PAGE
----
syracuse-7353634

A pending change to the state’s binding arbitration law covering police and firefighter contract disputes will not cover pending contract impasses involving firefighters in Syracuse thanks to a last-minute tweak of the bill by Governor Andrew Cuomo.  As a result, taxpayers in one of the state’s largest cities (and undoubtedly some other cities and towns as well) will not see any benefit at all from Cuomo’s already watered-down modification of the existing arbitration law.*

As explained here yesterday, hours after the draft of the agreed-upon local government “financial restructuring” bill was released by the governor’s office late Tuesday morning, the bill was revised to reflect two changes sought by police and fire unions.

The first change pushed back the expiration date of the new temporary law from 2015 to 2016.  The second change dealt with the effective date of the new arbitration provisions.  As originally drafted, the bill affected all collectively bargained or arbitrated settlements that expired before April 1, except for disputes in which either party had formally petitioned for Public Employment Relations Board (PERB) arbitration by last Friday, June 14. In the final version of the governor’s bill, that paragraph was expanded with wording that also excludes from the law any dispute in which either party formally filed a declaration of impasse with PERB before June 14. Note: impasse is the stage prior to arbitration and does not guarantee arbitration will follow.

The Syracuse Fire Fighters Local 280, whose contract expired Dec. 31, filed an impasse declaration in mid-May, city officials have confirmed.  As a result of Cuomo’s change to the final bill, if the dispute ends up in arbitration, it will not be affected by the new arbitration rules, which are supposed to hold down the cost of compensation increases in cases where the employer qualifies as fiscally distressed.

Even before the final tweaks to Cuomo’s bill, the agreed-upon bill represented a substantial retreat from the governor’s original proposal to cap arbitration settlements for police and firefighters.  The last-minute changes, including the clause clearly designed to affect an untold number of unions from the new law’s impact, simply adds insult to injury for taxpayers in the affected counties, towns and cities.

* A previous version of this blog post incorrectly reported that a contract impasse between the city of Yonkers and its firefighters would also not be subject to the new arbitration provisions.

About the Author

E.J. McMahon

Edmund J. McMahon is Empire Center's founder and a senior fellow.

Read more by E.J. McMahon

You may also like

Pols Craft More Handouts for Sinking Construction Unions

New York’s construction unions, facing a decades-long decline, are employing a time-honored tactic: getting state government to stop people from competing with them. Read More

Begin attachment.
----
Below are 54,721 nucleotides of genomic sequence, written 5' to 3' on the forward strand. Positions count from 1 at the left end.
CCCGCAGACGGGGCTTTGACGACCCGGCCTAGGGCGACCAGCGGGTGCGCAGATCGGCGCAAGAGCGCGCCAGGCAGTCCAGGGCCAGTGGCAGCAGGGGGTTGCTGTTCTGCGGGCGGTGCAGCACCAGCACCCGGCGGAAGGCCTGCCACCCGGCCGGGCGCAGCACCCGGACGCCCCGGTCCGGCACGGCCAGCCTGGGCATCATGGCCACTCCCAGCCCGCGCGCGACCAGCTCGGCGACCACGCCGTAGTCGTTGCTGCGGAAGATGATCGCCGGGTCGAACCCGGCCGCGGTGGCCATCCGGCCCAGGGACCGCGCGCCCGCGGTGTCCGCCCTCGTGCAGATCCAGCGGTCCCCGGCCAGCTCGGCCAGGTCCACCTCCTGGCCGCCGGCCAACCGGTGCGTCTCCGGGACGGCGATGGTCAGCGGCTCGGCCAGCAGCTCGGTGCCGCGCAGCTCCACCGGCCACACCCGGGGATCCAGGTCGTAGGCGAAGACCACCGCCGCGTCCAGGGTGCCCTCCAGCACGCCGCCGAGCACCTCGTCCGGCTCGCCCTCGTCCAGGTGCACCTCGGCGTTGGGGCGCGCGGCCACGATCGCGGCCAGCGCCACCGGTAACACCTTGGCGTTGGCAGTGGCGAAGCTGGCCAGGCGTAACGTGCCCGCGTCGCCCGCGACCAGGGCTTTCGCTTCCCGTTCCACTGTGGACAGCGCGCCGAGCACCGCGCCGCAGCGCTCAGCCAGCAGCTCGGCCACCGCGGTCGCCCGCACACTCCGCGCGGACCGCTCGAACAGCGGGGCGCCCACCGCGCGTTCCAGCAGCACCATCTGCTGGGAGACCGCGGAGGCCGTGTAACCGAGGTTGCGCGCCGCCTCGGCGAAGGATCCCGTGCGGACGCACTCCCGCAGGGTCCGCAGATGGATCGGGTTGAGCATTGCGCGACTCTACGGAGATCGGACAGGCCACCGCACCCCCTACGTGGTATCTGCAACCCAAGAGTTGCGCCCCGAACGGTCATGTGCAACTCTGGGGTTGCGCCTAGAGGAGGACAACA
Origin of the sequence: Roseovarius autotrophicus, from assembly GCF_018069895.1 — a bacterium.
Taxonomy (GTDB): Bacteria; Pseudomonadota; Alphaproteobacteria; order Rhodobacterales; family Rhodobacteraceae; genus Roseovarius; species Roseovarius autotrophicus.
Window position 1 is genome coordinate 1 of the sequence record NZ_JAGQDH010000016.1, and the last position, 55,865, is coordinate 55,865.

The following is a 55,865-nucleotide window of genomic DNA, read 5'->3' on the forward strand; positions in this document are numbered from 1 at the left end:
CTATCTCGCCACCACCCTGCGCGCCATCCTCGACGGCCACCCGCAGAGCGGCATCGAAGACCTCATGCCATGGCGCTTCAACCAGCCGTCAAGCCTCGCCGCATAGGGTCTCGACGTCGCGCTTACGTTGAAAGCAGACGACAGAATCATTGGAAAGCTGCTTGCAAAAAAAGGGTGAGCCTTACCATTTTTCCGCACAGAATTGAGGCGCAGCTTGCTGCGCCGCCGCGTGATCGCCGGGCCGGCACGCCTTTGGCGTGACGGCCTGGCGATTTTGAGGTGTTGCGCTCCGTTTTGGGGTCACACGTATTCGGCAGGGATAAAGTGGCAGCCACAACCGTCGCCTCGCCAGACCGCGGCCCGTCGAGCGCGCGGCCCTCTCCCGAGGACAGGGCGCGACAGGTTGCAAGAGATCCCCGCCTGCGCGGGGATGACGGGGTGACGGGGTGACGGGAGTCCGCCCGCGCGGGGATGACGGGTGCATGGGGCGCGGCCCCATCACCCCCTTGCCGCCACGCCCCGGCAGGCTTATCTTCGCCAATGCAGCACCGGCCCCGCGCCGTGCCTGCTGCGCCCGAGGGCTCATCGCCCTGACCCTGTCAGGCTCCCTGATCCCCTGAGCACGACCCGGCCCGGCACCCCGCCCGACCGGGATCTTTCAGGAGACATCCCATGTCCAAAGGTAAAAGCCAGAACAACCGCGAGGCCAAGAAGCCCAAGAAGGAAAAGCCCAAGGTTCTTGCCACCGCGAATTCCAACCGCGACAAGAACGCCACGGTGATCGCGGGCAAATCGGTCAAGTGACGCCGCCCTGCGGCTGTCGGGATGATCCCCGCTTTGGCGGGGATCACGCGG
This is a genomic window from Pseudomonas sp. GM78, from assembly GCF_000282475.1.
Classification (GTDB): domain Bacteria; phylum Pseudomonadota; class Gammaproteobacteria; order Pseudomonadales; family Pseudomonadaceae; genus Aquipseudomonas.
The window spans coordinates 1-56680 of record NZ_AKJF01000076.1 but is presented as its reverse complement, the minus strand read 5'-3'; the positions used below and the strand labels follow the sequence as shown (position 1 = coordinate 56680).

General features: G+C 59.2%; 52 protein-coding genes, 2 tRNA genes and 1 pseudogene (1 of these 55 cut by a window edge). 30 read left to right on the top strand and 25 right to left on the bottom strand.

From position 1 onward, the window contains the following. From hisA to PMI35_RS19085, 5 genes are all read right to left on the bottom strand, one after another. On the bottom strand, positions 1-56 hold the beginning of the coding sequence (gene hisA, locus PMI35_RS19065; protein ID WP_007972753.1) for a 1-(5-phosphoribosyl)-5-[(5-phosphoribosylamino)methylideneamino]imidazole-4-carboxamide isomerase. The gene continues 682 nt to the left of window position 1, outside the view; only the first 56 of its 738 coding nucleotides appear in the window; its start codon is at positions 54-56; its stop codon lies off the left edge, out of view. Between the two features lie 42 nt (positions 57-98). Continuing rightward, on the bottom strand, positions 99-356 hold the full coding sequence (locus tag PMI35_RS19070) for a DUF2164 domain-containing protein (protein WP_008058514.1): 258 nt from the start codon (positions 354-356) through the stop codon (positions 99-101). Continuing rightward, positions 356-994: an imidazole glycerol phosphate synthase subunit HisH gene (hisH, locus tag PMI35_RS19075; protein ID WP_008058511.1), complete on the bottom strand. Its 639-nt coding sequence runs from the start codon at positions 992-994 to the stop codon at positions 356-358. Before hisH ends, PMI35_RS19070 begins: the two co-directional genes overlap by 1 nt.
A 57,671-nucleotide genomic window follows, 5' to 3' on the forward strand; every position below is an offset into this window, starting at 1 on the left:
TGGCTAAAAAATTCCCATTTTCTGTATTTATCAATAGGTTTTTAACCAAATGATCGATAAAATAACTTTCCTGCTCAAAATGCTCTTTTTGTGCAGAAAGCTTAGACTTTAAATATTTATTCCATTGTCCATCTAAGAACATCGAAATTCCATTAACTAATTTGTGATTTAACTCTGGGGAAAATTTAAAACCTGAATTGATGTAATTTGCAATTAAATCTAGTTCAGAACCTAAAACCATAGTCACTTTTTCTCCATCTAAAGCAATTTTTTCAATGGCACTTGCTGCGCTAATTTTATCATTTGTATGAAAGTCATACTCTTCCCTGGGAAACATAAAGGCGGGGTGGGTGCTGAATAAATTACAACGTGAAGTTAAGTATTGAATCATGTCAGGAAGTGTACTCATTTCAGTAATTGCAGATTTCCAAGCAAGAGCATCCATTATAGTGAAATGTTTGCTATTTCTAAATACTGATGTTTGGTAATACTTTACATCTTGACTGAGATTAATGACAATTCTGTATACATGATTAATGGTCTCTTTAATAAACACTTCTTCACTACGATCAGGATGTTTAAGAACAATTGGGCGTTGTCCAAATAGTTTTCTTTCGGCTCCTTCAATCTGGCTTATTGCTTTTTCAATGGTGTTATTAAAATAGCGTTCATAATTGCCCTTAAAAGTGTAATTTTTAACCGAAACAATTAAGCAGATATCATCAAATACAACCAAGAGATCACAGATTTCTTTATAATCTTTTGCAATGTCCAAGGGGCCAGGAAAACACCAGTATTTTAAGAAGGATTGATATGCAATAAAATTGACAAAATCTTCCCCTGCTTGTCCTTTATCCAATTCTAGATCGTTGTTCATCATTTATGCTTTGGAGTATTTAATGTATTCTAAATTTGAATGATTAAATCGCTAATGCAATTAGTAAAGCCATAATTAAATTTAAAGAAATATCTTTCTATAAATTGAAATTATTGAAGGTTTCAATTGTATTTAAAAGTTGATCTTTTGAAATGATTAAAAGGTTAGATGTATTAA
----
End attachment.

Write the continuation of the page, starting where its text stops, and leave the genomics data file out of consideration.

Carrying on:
Union Rallies Long Island Pols Against NYC Kids

New York’s statewide teachers union has been cashing in political chits as it seeks to block new charter schools from opening in New York City, asking the senators and assemblymembers Read More

While pleading for money in Albany, hospitals and nursing homes spend at the bargaining table

Friday's announcement of an amended labor contract for New York City-area hospitals and nursing homes sends a contradictory message about the financial condition of the state's health-care industry. Read More

Utility board turns into union tool

The idea that the PSC would artificially drive electricity costs higher to benefit a political constituency represents a new low. Read More

New Docs Raise Big Questions About NY’s Megafab Mega-Deal

The Hochul Administration published a pair of documents concerning the Micron Megafab deal that raise more questions than they answer. Read More

City union scandal isn’t NY’s first

One of New York City’s largest public-sector unions has been effectively taken over by its national parent after an audit revealed extensive financial mismanagement. It’s the latest example of misconduct made possible under New York’s public-sector collective bargaining rules that force the government to collect hundreds of millions of dollars annually without any safeguards on how the funds are spent.  Read More

Firefighter-rights bill torches local control

Two of Albany’s most-vetoed concepts are headed toward Governor Hochul’s desk, this time concealed as a “firefighter bill of rights.”  Read More

Still-Unreleased Union Deal Rains Cash on State Workers

The still-unreleased deal between the Hochul Administration and the Civil Service Employees Association (CSEA), state government’s largest group of unionized workers, would award bonuses, backpay, and guaranteed raises the next three years, documents sent to union members show. Read More